During yesterday’s Congressional hearing — and really, since the Governor’s hand-picked Task Force first gave him an interim report in December — employees from Michigan’s Department of Environmental Quality have come in for most of the blame for poisoning Flint.
But today, Progress Michigan published some emails that suggest DEQ’s employees are unwilling to take the fall, at least not by themselves. They show that in March of last year, a supervisor in Gennesee County’s health department wrote people in Flint and at DEQ asking for help with data on water quality after getting no response to a FOIA in January 2015.
In the email, the supervisor noted that a spike in Legionnaires coincided with the switch to Flint’s water. Jerry Ambrose was then the Emergency Manager of Flint; it’s unclear why he was using a GMail address as EM.
In the next few days, officials at DEQ exchanged some panicked emails, pretty much blaming Flint for the non-response, noting that DEQ “became peripherally aware” of the spike in Legionnaires, but also bitching about the Genesee County supervisor suggesting that it might be tied to the switch to Flint river water.
It appears that panicked email was printed out by then DEQ Director Dan Wyant’s assistant, Mary Beth Thelen, then initialed by Wyant, presumably indicating he had read it.
Also included on that email, though, was Harvey Hollins.
As I noted here, in December, in response to a recommendation from Governor Snyder’s hand-picked Flint Task Force, the governor picked Hollins to be the single “independent” person overseeing response to the Flint crisis. It was absurd to pick him in the first place, because (as this shows) Hollins had been personally involved all along. But he is, at least on paper, in charge of response.
In other words, the email chain shows that both Snyder’s hand-picked EM and the guy in charge of liaising with Flint knew, over a year ago, that Legionnaires (which has since killed at least 9 people) might be tied to the water switchover.
Progress Michigan doesn’t note how they came by this email. But it’s pretty clear it was Wyant’s personal copy of it. In December — in response to another suggestion by the Task Force — Snyder had Wyant resign. Since then, Attorney General Bill Schuette pointed to Wyant’s resignation (which he originally expressed sadness about) to justify opening up his own investigation into the crisis.
All of which suggests to me that Wyant is unwilling to be the sole scapegoat for this crisis.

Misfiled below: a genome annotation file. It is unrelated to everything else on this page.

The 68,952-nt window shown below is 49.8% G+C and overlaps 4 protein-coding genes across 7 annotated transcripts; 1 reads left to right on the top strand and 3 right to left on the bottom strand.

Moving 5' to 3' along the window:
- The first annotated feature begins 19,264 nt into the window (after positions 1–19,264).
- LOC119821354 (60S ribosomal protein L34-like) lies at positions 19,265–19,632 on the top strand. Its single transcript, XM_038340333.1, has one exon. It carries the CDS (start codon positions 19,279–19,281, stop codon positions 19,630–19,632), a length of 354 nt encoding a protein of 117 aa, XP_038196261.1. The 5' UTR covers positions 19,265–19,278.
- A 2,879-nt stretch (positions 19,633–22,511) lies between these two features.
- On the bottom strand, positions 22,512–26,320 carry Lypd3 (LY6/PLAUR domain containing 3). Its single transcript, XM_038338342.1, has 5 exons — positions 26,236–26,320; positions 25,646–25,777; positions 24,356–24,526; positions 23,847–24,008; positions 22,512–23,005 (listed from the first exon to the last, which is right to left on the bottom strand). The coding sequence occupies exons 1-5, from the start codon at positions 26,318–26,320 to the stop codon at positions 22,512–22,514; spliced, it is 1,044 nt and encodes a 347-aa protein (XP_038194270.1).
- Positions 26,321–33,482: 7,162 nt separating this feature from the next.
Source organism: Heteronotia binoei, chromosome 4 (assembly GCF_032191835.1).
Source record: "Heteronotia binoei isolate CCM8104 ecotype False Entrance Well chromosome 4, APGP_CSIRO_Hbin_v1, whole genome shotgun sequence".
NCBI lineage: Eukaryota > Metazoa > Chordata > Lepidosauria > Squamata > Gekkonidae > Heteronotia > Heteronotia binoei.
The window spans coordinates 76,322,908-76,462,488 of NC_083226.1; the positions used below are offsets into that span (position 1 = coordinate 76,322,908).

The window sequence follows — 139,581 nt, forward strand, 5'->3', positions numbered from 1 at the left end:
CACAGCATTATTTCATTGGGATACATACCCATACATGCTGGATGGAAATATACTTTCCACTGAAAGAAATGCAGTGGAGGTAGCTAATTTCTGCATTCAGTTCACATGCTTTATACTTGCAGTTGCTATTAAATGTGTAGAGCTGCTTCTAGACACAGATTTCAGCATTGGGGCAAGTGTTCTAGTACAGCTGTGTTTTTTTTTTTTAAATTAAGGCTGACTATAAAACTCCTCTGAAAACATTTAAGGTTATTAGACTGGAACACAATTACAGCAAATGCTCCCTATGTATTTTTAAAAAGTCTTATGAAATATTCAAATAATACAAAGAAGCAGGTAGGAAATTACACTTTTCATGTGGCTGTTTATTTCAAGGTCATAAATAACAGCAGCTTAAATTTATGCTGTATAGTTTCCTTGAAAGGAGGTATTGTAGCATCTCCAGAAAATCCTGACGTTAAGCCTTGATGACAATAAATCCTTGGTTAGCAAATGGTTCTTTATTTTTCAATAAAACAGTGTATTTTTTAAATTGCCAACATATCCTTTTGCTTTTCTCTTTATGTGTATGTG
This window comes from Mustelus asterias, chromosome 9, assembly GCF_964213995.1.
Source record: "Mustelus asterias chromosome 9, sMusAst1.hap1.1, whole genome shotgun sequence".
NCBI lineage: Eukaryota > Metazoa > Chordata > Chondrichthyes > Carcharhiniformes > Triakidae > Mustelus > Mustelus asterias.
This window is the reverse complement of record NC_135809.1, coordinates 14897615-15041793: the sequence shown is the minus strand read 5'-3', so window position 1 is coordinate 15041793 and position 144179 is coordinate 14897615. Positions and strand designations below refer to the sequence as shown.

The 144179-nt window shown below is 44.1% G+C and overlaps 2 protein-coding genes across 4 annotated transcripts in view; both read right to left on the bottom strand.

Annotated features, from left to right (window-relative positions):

This morning, Michigan’s Attorney General and aspiring gubernatorial candidate Bill Schuette appointed a lawyer who has donated $10,200 to his own state-wide elections and chunks more to other Republicans (as well as a smaller donation to Jennifer Granholm in 2005) to lead the “state” investigation into Flint (this is, of course, an investigation carried out by two private citizens granted the authority of the state, not the state itself — yet more private contractors who will make money off the screw-ups of Snyder’s emergency managers).
Just as interesting as the financial ties Todd Flood has with the Republican party is the excuse Schuette gave for all of a sudden deciding he needed to conduct an investigation just after the story leaked on January 5 that Detroit’s US Attorney, Barb McQuade, is investigating. Schuette said he decided to act in the wake of some resignations from staffers from the Department of Environmental Quality.
Initially Schuette had declined to investigate the Flint water crisis, but said that in early January new information including the resignation of Michigan Department of Environmental Quality officials had changed his mind.
This claim suggests some pretty whacky timing. The DEQ employees who had resigned by the time Schuette announced his investigation on January 15 were DEQ Director Dan Wyant and Spokesperson Brad Wurfel (Snyder subsequently announced the suspension of two unnamed DEQ employees on January 22).
But Schuette sure as hell didn’t sound like he thought Wyant’s resignation merited an investigation on December 29, when he released this statement.
I am saddened to hear of the resignation of Department of Environment Quality Director Dan Wyant. In my 20-plus years of knowing him, Dan has been a hardworking, dedicated public servant. I am committed to working with all parties, including the legislature and Governor, to ensure the public’s health and the well being of Michigan residents.
On the contrary, Schuette sounded like it was a terrible thing that those mean poisoned Flint kids brought about a career setback for his buddy.
Moreover, the emails Snyder released make it clear that the “resignations” and “suspensions” of these DEQ fall guys was very closely orchestrated.
The day before the governor’s Task Force on Water (directed by a GOP partisan but including the leader of an environmental group and some health academics) formally delivered an interim report to Snyder, December 28, someone sent an advance copy to the governor. (See PDF 269 for the advance copy and discussion that followed, and PDF 265 for the formal conveyance of the report to the governor.) Snyder’s Chief of Staff, Jarrod Agen, his legal counsel, James Redford, his Director of Urban Initiatives, Harvey Hollins (who was involved in the Flint issues throughout, and whom Snyder laughably appointed as the “independent” person to oversee the Flint response in December), his privately-paid bully “Transformation Manager” Richard Baird, and his Communications Director Meegan Holland had a conference call to figure out how to respond. Agen’s email to Snyder makes it clear that before that call, there had already been a plan to make “structural changes” at DEQ.